Author(s): Kester Mann
In the excitement of Mobile World Congress, the everyday business of financial reporting can get overlooked. In the US, the last set of results from the big four mobile operators emerged in the days before the event in Barcelona. As the frenzy of the industry's annual showcase dies down, I thought I'd share my highlights from each disclosure.
Troubled Sprint issued the most upbeat set of results and two metrics stood out for me: strong net additions among post-paid mobile phone customers, and growth in the carrier's earnings before interest, taxes, depreciation and amortization (EBITDA).
The first statistic indicates that Sprint's promotions are resonating with US consumers. In November 2015, it introduced what it claimed to be the "biggest wireless offer in US history", with rates that were half those of most Verizon, AT&T and T-Mobile plans. Despite launching the plan mid-quarter, Sprint saw 366,000 new post-paid phone customers in 4Q15, turning around a net loss of 205,000 a year earlier. This was ahead of AT&T and only slightly behind Verizon.
Sprint recently extended this offer until the end of March 2016, so it should see another boost in its next set of results. However, the offer can't last forever and the damage on revenue and margins could soon become apparent.
In the second metric, huge cost savings helped EBITDA up a massive 82 percent. Sprint's parent SoftBank is keen to make deep cuts to help turn performance around and is in the process of axing thousands of jobs.
AT&T's results were overshadowed by trouble in its business solutions sector, which represents nearly 45% of total revenue. Total operating revenue in all market segments dipped after three consecutive quarters of growth.
Nevertheless, AT&T added another 1.2 million connected cars to its network during the quarter. This took its total to 7 million and reflects early investment in the area. A recent deal with Ford will result in a further 10 million connected cars over the next five years, according to the carrier.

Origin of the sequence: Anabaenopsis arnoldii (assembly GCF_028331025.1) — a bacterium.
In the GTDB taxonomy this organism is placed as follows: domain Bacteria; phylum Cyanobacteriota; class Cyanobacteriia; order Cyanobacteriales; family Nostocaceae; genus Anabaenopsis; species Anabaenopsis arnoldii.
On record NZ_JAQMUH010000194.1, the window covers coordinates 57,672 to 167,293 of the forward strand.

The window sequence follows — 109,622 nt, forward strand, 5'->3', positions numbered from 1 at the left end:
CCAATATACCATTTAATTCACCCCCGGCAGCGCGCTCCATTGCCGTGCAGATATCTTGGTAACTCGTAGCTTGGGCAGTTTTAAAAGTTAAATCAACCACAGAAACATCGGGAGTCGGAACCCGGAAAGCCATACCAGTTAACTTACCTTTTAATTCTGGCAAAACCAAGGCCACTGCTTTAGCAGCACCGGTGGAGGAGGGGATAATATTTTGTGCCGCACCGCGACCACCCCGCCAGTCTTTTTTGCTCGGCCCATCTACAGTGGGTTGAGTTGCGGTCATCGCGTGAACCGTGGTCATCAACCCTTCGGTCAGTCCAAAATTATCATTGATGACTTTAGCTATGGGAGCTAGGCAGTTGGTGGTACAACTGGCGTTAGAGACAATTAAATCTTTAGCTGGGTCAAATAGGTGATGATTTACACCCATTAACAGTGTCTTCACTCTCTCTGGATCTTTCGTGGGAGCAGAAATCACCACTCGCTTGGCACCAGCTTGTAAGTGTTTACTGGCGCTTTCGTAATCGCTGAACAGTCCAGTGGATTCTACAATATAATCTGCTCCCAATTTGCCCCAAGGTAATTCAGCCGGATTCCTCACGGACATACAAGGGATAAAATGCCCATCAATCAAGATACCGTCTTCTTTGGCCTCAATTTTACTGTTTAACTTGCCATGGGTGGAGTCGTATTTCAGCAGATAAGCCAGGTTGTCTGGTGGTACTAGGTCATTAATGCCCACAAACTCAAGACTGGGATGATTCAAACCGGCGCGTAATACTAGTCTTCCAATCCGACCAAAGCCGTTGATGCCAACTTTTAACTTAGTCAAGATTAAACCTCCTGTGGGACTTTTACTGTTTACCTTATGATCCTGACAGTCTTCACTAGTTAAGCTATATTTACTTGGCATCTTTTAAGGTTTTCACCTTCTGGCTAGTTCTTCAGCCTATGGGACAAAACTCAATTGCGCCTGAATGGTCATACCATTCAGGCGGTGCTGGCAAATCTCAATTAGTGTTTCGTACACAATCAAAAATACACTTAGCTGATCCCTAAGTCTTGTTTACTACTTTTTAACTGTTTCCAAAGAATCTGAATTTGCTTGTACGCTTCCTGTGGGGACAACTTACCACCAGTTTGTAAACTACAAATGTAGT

Once again, T-Mobile reported strong customer acquisition numbers, with net additions above 1 million for an 11th consecutive quarter. However, impressive growth at the self-styled Un-carrier may have finally peaked. Net branded post-paid additions fell slightly from 4.9 million in 2014 to 4.5 million in 2015, and the company expects they could be as low as 2.4 million in 2016.
Source: T-Mobile USA
John Legere, CEO of T-Mobile USA, offered some interesting statistics about voice usage on the carrier's network. He said that Wi-Fi calling accounts for 5 percent and that voice-over-LTE accounts for 50 percent of voice calls on the network.
More details from Verizon about its recently-launched video service go90 had been eagerly awaited. The carrier is placing a substantial bet on generating new revenue from content and advertising and in 2015 acquired AOL in $4.4 billion deal. The need for this new approach was clear in its 4Q15 results: wireless service revenue fell for a fifth consecutive quarter, and equipment revenue growth slowed sharply.
Verizon is clearly in the video business for the long haul. Although CEO Lowell McAdam said that he was "encouraged" by early uptake, he admitted that go90 will not make a profit for around two years. However, he referred to big increases in marketing and content in the coming months. This would help the carrier build a large viewing audience, which would attract potential advertisers.
CCS Insight's Quarterly Market Analysis, Mobile Operators, US is published this week. For more information see here.